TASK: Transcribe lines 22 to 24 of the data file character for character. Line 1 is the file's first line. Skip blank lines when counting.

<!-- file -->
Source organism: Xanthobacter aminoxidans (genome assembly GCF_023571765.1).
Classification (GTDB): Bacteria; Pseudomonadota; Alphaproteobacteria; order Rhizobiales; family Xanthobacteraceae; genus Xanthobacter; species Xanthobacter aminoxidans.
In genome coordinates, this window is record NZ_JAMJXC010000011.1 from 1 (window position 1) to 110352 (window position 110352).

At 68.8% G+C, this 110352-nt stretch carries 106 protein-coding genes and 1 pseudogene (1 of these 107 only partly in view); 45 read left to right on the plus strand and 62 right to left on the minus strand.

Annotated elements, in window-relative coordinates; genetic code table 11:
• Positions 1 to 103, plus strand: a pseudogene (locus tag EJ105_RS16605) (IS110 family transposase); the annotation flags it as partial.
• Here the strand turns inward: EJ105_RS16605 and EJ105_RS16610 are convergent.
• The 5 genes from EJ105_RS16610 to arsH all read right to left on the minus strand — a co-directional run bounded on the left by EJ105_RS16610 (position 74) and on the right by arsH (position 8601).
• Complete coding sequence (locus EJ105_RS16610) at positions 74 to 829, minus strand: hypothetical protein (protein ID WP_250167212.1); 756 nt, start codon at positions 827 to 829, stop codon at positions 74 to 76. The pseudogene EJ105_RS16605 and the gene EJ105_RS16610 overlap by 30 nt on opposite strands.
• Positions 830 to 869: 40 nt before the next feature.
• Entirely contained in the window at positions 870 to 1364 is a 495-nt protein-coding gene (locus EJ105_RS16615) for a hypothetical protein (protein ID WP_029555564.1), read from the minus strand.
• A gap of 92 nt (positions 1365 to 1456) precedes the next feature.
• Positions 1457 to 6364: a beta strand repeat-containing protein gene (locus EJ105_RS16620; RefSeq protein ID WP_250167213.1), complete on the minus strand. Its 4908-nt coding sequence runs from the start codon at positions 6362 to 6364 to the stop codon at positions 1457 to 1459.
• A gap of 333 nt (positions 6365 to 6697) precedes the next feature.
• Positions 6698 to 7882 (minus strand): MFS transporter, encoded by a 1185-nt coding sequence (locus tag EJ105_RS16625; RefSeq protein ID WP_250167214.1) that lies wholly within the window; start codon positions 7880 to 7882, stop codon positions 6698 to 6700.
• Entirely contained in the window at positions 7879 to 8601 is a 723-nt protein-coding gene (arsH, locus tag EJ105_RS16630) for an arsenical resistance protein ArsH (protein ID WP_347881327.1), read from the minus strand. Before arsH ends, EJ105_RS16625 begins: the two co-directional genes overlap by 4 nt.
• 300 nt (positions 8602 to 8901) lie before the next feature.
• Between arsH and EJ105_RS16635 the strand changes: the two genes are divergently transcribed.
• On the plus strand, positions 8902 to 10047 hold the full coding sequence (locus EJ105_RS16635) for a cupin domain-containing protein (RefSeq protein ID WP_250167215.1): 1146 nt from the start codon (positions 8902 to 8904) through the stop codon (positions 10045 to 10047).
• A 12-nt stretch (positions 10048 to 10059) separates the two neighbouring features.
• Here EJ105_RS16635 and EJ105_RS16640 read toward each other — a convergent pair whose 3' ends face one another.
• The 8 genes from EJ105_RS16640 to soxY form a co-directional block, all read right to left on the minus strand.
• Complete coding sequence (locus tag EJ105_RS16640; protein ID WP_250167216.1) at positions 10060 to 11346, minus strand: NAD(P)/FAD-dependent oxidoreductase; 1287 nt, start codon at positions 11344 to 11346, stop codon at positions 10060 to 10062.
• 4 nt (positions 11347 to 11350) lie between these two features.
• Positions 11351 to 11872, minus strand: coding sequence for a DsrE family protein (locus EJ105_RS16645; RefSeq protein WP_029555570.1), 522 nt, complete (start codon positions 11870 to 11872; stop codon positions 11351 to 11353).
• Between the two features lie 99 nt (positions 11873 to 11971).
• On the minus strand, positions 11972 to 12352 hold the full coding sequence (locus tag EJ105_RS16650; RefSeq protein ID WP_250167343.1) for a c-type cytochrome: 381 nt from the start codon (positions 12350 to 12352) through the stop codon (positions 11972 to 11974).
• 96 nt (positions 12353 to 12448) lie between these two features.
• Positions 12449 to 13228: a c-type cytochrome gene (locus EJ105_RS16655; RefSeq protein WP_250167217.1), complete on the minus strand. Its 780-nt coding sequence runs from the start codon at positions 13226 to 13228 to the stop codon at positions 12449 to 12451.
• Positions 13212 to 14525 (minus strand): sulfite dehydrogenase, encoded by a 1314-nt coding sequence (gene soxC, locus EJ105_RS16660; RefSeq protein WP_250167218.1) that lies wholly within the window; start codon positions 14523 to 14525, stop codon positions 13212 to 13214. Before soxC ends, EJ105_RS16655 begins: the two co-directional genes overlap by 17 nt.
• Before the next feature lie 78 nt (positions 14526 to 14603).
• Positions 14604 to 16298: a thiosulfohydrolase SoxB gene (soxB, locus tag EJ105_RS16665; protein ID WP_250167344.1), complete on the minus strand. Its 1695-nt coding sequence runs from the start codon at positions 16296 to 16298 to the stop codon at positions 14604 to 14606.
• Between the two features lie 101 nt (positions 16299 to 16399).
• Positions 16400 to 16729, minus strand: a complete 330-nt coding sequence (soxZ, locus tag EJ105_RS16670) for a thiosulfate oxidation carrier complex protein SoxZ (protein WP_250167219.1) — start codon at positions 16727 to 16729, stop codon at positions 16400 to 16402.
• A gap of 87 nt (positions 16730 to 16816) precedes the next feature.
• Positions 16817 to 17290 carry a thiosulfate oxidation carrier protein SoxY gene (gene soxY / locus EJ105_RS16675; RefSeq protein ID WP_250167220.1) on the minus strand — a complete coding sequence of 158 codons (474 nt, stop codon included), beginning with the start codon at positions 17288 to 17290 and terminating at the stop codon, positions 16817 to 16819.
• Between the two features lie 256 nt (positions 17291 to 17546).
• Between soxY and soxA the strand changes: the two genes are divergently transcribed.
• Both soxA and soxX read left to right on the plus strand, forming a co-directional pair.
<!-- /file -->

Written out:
• The 8 genes from EJ105_RS16640 to soxY form a co-directional block, all read right to left on the minus strand.
• Complete coding sequence (locus tag EJ105_RS16640; protein ID WP_250167216.1) at positions 10060 to 11346, minus strand: NAD(P)/FAD-dependent oxidoreductase; 1287 nt, start codon at positions 11344 to 11346, stop codon at positions 10060 to 10062.
• 4 nt (positions 11347 to 11350) lie between these two features.